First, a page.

America, the Northern Kingdom

Scholars and pundits for generations have been making comparisons between the United States and the late Roman Empire. Such analogies date back to America’s Founding Fathers, notes Andrew Sullivan in a recent piece for New York Magazine. These men were deeply conscious of the decline of the Roman Republic, brought on by bitter and bloody civil wars, a monied elite who corruptly controlled its political processes, and its military over-extension. Since our founding, America has possessed a cottage industry of “America must beware the history of Rome” articles and books, including veritable Catholic historian (and sometime Crisis contributor) Thomas F. Madden. Yet there’s another ancient state worthy of comparing to a troubled United States: the Northern Kingdom of Israel.

The Northern Kingdom was created in the aftermath of the death of Solomon. The ten northern tribes of Israel—which excluded Judah and Benjamin—refused to accept Rehoboam, the son and successor of Solomon, as their king. Rehoboam had refused to lighten the burden of taxation that his father had imposed on his subjects. A new king not of the Davidic line, Jeroboam, was proclaimed king over all Israel at Shechem. The two southern tribes in turn became the kingdom of Judah. Both kingdoms progressively became less obedient to the laws of God, though Israel’s kings were by and large far more susceptible to pagan influence.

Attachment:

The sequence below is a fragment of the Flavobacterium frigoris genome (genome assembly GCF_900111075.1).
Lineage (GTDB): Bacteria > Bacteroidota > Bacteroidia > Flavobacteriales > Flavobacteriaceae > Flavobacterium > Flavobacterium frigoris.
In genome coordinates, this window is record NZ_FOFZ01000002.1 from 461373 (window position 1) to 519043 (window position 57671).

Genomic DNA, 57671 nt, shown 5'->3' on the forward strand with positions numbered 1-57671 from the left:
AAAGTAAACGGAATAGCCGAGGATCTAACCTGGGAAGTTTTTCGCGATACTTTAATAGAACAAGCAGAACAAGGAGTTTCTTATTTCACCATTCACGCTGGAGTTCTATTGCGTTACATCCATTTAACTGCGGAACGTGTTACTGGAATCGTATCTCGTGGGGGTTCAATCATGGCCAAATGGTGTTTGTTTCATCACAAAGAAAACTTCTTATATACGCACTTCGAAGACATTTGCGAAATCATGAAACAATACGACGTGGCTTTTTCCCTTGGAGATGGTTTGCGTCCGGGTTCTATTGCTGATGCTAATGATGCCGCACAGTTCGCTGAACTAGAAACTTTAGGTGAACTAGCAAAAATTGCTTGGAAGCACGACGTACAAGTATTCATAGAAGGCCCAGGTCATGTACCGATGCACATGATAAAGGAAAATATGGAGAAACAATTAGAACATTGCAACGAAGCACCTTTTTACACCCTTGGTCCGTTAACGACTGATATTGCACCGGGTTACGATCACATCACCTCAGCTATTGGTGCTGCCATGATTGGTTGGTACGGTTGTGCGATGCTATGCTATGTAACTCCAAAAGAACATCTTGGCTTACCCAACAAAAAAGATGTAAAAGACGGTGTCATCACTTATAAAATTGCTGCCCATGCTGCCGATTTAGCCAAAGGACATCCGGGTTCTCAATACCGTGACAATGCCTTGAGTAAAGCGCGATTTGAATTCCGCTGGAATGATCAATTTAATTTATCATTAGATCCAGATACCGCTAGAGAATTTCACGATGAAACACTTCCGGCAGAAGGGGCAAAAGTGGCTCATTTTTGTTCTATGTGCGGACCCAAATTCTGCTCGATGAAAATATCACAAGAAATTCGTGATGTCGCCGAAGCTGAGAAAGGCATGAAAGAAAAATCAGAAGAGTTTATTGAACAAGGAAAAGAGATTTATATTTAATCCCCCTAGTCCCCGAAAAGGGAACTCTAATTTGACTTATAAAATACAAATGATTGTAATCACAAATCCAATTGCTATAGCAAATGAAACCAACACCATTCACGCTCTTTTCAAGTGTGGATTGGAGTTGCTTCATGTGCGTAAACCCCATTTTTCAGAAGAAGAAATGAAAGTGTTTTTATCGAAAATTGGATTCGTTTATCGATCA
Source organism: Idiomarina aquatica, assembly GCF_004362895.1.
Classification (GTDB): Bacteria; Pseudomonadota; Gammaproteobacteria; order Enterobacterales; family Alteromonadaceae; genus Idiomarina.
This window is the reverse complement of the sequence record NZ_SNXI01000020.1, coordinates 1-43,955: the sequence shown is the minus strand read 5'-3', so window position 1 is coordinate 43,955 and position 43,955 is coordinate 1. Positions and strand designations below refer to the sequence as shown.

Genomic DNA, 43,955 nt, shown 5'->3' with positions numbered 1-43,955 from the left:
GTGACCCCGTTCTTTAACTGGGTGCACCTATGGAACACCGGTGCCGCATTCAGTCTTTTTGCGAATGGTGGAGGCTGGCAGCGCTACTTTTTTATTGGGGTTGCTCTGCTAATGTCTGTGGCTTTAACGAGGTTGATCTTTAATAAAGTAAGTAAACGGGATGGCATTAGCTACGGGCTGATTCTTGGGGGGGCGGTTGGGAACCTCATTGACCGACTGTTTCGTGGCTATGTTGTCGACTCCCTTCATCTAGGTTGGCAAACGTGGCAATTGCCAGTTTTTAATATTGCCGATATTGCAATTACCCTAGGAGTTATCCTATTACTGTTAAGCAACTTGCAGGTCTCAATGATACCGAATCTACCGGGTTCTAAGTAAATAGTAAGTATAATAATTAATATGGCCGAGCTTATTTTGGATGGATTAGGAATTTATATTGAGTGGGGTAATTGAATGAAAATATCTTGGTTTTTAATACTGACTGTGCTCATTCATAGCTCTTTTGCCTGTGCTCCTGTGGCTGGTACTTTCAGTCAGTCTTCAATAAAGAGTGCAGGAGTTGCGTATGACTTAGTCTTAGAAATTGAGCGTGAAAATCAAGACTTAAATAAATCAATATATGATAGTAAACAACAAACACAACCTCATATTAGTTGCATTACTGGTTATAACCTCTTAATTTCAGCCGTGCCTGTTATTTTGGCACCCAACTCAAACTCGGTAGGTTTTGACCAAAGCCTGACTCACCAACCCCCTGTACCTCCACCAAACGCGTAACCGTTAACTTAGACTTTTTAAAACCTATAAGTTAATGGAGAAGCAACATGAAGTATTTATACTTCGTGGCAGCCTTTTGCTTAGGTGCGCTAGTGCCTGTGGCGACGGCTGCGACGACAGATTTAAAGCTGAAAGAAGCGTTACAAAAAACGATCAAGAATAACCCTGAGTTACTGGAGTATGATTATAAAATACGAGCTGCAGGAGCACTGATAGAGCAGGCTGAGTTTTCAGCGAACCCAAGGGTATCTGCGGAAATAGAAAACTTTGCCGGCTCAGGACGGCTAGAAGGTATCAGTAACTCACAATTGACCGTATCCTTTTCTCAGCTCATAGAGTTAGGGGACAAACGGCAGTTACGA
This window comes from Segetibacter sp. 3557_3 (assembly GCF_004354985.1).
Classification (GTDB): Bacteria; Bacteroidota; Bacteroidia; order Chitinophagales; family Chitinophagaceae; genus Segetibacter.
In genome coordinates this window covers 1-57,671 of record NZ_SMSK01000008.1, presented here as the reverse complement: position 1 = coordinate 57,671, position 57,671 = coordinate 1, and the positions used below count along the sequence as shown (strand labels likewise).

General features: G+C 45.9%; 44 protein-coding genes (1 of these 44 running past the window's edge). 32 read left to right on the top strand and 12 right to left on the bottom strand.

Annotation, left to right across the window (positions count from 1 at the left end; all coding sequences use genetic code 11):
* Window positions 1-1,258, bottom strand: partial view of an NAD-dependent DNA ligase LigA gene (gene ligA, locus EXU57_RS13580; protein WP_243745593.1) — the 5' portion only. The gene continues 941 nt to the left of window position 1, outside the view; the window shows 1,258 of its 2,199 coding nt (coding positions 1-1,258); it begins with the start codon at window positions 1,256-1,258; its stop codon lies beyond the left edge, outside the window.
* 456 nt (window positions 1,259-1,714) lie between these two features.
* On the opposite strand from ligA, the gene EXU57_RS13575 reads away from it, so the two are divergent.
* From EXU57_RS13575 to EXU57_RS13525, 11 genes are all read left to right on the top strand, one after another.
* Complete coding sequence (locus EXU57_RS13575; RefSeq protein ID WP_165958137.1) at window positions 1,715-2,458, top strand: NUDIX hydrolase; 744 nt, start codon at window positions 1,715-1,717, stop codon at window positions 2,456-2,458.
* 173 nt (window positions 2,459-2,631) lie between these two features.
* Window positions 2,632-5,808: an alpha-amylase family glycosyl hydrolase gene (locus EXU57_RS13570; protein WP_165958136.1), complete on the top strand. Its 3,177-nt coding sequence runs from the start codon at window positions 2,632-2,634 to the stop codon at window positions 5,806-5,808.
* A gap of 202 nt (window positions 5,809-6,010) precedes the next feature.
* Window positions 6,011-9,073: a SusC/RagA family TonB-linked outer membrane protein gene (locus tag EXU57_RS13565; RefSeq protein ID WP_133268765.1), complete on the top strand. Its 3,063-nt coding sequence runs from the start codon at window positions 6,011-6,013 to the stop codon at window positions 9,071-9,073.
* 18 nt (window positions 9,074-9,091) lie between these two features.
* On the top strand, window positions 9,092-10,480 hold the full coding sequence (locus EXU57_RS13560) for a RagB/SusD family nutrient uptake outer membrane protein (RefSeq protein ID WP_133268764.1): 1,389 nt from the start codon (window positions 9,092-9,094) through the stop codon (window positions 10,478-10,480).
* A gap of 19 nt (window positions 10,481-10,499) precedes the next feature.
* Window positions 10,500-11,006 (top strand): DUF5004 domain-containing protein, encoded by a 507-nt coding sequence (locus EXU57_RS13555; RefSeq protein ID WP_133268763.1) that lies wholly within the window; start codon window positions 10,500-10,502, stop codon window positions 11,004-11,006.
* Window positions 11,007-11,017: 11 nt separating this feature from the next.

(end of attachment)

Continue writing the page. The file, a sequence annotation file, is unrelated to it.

As part of his attempt to consolidate power and legitimize his authority, Jeroboam installed competing religious centers at Bethel and Dan. Both sites featured images of calves, which Jeroboam declared represented Israel’s God. Jeroboam also crafted a competing liturgical calendar, and “stationed in Bethel priests of the high places he had built.” In other words, Jeroboam sought to replicate the true religion of God—this one serving his own political interests.

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This is the first way that we can perceive the comparison between the northern kingdom and America. Like the first Israelites, early Americans felt a call to establish a “city upon a hill,” and foster a nation that would honor the laws of God. For many generations, most Americans believed their nation to be a Christian one, and promoted laws that communicated Christian truths and prioritized Christian morality. Yet in recent generations that Christian consensus has been eroded, and new competing allegiances, one might even say religions, have taken hold. Secular elites in our nation’s political, educational, and media institutions have promulgated the religion of the autonomous self, the religion of consumerism and materialism, and the religion of sexual gratification. All of these have disassociated Americans not only from God but from each other, as we, untethered from religious, familial, and civic bonds, pursue our pleasures and passions.

Several generations after Jeroboam, Ahab became king of Israel in 869 B.C. Ahab married the infamous Sidonian pagan Jezebel. The two established an altar to the ancient Canaanite god Baal and a “sacred pole” in Samaria. The “sacred poles” were associated with fertility rites, and some scholars believe they may have involved orgiastic sexual cultic practices. Yet this was no multicultural, live-and-let-live pluralism. Queen Jezebel had those who denounced her promotion of polytheism killed.